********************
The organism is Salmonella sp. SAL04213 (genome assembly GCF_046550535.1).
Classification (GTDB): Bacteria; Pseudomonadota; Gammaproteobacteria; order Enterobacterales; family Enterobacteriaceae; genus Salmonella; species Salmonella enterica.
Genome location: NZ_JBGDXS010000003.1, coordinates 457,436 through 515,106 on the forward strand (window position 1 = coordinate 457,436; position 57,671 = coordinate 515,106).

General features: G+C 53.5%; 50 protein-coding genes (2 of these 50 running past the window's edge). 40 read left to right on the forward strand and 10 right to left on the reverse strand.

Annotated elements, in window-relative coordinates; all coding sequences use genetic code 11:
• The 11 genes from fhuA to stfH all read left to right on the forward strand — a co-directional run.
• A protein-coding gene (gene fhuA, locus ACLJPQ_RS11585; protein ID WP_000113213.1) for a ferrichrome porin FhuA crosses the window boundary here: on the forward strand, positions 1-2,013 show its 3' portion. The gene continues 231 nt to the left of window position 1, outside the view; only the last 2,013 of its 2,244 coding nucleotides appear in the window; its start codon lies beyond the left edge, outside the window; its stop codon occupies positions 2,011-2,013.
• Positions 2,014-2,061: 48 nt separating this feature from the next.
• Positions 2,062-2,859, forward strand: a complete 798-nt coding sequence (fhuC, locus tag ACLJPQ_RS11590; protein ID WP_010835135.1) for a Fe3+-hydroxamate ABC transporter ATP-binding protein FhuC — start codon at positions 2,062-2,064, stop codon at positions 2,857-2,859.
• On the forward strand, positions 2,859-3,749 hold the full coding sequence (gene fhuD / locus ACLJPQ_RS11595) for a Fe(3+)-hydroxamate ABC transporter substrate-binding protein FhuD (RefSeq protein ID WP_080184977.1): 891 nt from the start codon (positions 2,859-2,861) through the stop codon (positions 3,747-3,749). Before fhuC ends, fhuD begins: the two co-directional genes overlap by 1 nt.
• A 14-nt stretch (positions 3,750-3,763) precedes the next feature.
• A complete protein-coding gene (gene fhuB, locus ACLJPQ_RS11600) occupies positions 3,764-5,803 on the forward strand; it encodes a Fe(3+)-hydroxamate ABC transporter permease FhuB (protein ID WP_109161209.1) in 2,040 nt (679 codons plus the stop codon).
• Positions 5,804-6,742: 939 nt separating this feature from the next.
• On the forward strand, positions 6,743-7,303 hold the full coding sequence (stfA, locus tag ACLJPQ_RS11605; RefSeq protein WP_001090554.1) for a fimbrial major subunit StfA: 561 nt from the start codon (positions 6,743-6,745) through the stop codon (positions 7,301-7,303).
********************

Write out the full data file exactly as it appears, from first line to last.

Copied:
The organism is Salmonella sp. SAL04213 (genome assembly GCF_046550535.1).
Classification (GTDB): Bacteria; Pseudomonadota; Gammaproteobacteria; order Enterobacterales; family Enterobacteriaceae; genus Salmonella; species Salmonella enterica.
Genome location: NZ_JBGDXS010000003.1, coordinates 457,436 through 515,106 on the forward strand (window position 1 = coordinate 457,436; position 57,671 = coordinate 515,106).

General features: G+C 53.5%; 50 protein-coding genes (2 of these 50 running past the window's edge). 40 read left to right on the forward strand and 10 right to left on the reverse strand.

Annotated elements, in window-relative coordinates; all coding sequences use genetic code 11:
• The 11 genes from fhuA to stfH all read left to right on the forward strand — a co-directional run.
• A protein-coding gene (gene fhuA, locus ACLJPQ_RS11585; protein ID WP_000113213.1) for a ferrichrome porin FhuA crosses the window boundary here: on the forward strand, positions 1-2,013 show its 3' portion. The gene continues 231 nt to the left of window position 1, outside the view; only the last 2,013 of its 2,244 coding nucleotides appear in the window; its start codon lies beyond the left edge, outside the window; its stop codon occupies positions 2,011-2,013.
• Positions 2,014-2,061: 48 nt separating this feature from the next.
• Positions 2,062-2,859, forward strand: a complete 798-nt coding sequence (fhuC, locus tag ACLJPQ_RS11590; protein ID WP_010835135.1) for a Fe3+-hydroxamate ABC transporter ATP-binding protein FhuC — start codon at positions 2,062-2,064, stop codon at positions 2,857-2,859.
• On the forward strand, positions 2,859-3,749 hold the full coding sequence (gene fhuD / locus ACLJPQ_RS11595) for a Fe(3+)-hydroxamate ABC transporter substrate-binding protein FhuD (RefSeq protein ID WP_080184977.1): 891 nt from the start codon (positions 2,859-2,861) through the stop codon (positions 3,747-3,749). Before fhuC ends, fhuD begins: the two co-directional genes overlap by 1 nt.
• A 14-nt stretch (positions 3,750-3,763) precedes the next feature.
• A complete protein-coding gene (gene fhuB, locus ACLJPQ_RS11600) occupies positions 3,764-5,803 on the forward strand; it encodes a Fe(3+)-hydroxamate ABC transporter permease FhuB (protein ID WP_109161209.1) in 2,040 nt (679 codons plus the stop codon).
• Positions 5,804-6,742: 939 nt separating this feature from the next.
• On the forward strand, positions 6,743-7,303 hold the full coding sequence (stfA, locus tag ACLJPQ_RS11605; RefSeq protein WP_001090554.1) for a fimbrial major subunit StfA: 561 nt from the start codon (positions 6,743-6,745) through the stop codon (positions 7,301-7,303).